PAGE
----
Jennifer: Right.

Lisa: So that has been what I’ve been devoting myself to for the last couple of years.

Before that I was directing study abroad programs and I’m still working with some short term study abroad programs that come to where I live, my part of the world, which is Mérida, Yucatán of Mexico, so I’m still doing a little bit of that work as well.

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A private community for academic writers (not on Facebook)

An open laptop on a desk with a closed sipiral bound notebook, desk lamp turned off, a small tea cup, and a plant. The desk is in front of a large window overlooking a city street with other buildings. On the laptop screen is the homepage of Mighty Networks.

Jennifer: Well, I’m delighted that you came on to talk with me today about that work that you’re doing with academics who need to write their articles. Because finding that community online is something that I really encourage people to reach out to for social media.

But I also find that when they’re ready to, they’re like, “Oh yeah, I wanna join Twitter to share my publications.” And I always encourage people to talk about more of that process, to talk about more of the writing process.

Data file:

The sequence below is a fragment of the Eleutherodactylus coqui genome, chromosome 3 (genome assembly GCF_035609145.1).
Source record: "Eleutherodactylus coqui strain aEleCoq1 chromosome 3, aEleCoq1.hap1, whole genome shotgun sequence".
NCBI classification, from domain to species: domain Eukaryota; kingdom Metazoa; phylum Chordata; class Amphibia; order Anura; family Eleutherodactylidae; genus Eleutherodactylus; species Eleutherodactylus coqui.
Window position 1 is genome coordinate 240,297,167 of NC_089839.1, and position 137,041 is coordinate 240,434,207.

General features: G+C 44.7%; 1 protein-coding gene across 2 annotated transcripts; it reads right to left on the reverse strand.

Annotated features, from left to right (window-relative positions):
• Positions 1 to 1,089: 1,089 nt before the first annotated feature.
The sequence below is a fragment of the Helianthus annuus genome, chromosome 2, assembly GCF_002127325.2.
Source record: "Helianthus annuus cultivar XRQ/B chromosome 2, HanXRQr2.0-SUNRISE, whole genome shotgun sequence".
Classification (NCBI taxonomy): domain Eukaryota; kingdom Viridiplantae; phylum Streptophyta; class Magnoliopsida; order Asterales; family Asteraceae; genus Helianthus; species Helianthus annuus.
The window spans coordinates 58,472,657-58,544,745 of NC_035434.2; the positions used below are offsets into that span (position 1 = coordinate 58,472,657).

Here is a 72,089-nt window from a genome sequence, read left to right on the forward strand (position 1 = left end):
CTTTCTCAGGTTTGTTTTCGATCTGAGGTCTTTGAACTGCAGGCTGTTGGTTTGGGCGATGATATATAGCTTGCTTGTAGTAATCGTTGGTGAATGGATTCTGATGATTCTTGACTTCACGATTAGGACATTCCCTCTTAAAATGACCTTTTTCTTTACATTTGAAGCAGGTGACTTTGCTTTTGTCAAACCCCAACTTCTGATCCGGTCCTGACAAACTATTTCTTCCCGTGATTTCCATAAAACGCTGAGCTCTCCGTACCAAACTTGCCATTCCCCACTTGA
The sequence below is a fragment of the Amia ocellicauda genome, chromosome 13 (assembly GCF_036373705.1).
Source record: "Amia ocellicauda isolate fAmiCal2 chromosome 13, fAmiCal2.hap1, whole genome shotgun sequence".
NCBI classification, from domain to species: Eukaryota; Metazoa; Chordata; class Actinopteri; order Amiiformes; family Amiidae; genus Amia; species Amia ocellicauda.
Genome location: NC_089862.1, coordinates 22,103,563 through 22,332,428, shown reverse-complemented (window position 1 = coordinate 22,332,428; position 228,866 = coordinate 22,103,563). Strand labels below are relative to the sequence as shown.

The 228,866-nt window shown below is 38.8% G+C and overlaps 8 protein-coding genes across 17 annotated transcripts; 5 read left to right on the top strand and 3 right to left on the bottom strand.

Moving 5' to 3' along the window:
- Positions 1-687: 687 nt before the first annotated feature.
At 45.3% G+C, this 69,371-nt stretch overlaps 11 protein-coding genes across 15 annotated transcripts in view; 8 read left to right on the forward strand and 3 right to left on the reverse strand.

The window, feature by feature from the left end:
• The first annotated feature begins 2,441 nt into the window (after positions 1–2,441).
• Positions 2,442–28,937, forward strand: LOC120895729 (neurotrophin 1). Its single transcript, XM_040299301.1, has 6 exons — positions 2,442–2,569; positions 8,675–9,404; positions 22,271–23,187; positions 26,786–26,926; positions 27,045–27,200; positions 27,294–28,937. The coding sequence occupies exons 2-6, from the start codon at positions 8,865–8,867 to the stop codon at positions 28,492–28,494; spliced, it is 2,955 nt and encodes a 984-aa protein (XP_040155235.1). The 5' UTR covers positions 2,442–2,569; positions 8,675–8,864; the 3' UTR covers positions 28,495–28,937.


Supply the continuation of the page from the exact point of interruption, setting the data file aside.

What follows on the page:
And one of the reasons that I really wanted to have you on is because you have a writing community where people are connected online and they’re talking and conversing and cheering each other on. I would love to hear more about your writing community.

Lisa: Yeah. I was doing editing for a while and editing is very solitary. It’s kind of you and somebody’s work and there’s not a whole lot of community engagement there.

But I started shifting towards more towards how do people get writing done? I found that that was really where people needed help.

What I had originally envisioned in my dreams was I thought I would be like giving people advice about like the passive voice and like how to use better verbs. I thought I would be doing that kind of work.

And as it turns out, what people really needed, they needed to feel better about themselves as writers. And as people. That’s what they really needed to do their best work. Frequently, when they didn’t feel very good about themselves as writers and as people, their writing output, their productivity, absolutely ground to a halt.

Jennifer: Hmm.